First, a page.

The Wolverine was directed by James Mangold, who is known for Cop Land and Walk the Line. Hugh Jackson has played the Wolverine character since the start of the series. The film opens in theatres everywhere July 26th.
Tracklisting 1. A Walk in the Woods
2. Threnody for Nagasaki
4. Logan’s Run
5. The Offer
6. Arriving at the Temple
7. Funeral Fight
8. Two Handed
9. Bullet Train
10. The Snare
13. Ninja Quiet
14. Kantana Surgery
15. The Wolverine
16. The Hidden Fortress
17. Silver Samurai
18. Sword of Vengeance
20. Goodbye Mariko
21. Where To?
22. Whole Step Haiku
Many musicians who have a lot of experience gigging never cut it in the studio. That’s because they don’t realize that the mentality of the studio is different. Where a gig is fairly loose and usually low pressure, the studio is more job-like and serious. Where on a gig every note you play is gone the second your play it, it may be kept forever in the studio and is under a microscope.
Playing in the studio is a different animal than on a gig and requires different mindset. Here are 5 tips from How To Make Your Band Sound Great and The Studio Musician’s Handbook that will help you get off to a good start in the studio.
Make sure that your gear is comfortable to you. Make sure everything’s working, the cables aren’t crackling, your instrument is in tune and intonated, your tuner is working, and your amp sounds good. Make sure that you can set everything up quickly and be zero hassle to anybody, either technically or personally. Turn off your cellphone. Make it a point that everyone sees that you’re turning off your phone or leaving it outside the studio so they all understand that you’re not interested in phone calls while you’re working. Make the session a priority. – Paul ILL: LA Session Bass Player (Pink, Christina Aguilera, Bill Ward, Tina Turner)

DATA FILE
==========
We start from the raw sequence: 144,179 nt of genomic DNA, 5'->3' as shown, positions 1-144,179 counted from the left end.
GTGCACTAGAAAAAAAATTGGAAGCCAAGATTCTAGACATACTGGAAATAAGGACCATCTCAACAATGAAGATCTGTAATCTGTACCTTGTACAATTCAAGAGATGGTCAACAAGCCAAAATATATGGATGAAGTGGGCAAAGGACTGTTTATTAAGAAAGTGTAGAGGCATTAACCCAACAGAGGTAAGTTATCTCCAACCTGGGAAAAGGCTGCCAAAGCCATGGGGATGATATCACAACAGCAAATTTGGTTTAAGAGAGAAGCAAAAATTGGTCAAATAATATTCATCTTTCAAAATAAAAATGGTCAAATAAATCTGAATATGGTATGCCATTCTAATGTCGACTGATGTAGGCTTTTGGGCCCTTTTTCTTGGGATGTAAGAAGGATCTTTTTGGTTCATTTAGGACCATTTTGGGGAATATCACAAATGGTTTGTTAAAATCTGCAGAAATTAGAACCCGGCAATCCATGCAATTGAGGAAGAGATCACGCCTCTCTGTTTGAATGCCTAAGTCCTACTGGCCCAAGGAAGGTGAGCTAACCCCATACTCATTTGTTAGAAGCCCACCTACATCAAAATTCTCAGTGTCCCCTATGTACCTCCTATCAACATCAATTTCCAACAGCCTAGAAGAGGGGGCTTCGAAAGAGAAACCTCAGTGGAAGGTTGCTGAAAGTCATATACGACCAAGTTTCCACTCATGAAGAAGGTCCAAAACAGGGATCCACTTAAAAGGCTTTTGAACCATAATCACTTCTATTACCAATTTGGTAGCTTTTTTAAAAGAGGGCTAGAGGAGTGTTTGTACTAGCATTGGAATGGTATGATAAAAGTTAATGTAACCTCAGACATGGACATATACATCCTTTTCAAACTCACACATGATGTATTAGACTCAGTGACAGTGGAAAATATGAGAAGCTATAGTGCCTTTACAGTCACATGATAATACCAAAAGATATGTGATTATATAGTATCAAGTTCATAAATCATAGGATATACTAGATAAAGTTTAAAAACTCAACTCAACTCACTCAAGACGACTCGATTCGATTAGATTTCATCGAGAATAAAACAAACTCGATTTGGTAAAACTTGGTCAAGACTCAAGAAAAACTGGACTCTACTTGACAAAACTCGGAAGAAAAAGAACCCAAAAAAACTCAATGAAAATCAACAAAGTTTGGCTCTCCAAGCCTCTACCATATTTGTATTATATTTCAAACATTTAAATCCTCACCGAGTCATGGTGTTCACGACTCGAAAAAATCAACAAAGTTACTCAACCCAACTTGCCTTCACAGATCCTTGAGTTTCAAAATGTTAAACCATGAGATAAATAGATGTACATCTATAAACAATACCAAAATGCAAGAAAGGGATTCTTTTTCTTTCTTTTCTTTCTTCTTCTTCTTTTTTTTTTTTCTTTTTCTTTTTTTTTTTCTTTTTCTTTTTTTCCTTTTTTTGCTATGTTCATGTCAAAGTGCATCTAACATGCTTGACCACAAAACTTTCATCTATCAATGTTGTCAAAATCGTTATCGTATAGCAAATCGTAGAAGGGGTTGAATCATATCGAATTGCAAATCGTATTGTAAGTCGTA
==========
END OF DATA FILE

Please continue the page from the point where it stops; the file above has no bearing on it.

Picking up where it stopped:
I over-kill. I bring so much more stuff than we’ll use because that’s part of the charm of hiring me. It’s part of the “oooh, aahh” factor, and also it’s to be of service to the muse and the spirit of the session. If you’re not sure what you’re going to be doing or where the music is going to go, that one extra piece that you bring can make the difference. I’ll bring as many basses as I can fit in my car for that day with a B-15. – Paul ILL”
These prep tips are simple yet can be very important to the success of a session. Make them part of your studio routine.
Today, electronic music is a very prominent genre of music, and with so many young producers on the scene, legal issues concerning sampling have become a very real issue. Be sure to watch this clip as Derek Vincent Smith, aka Pretty Lights, discusses the very real ramifications of using unlicensed music in non official tracks, and the potential pitfalls if a producer is not careful.
It’s often overlooked just how spectacular The Beach Boys were as a vocal group. This clip should prove that these guys were second to none as you hear them pull off some complex harmonies with nary a hitch on the song “Let Me Wonder.” They’re soloed at 1:46 where you can really hear what they can do. By the way, the audio stops at 3:46 even though the clip goes to 7:22.
1. Remember that they’re all singing at the same time. There’s no layering going on here like we’d do today.
2. Check out the sound of the tape rewind at the beginning of the clip, something hated back in the day, especially if you were wearing headphones. The next generation of tape machines alleviated the problem by lifting the tape away from the heads during rewind so you didn’t get that noise.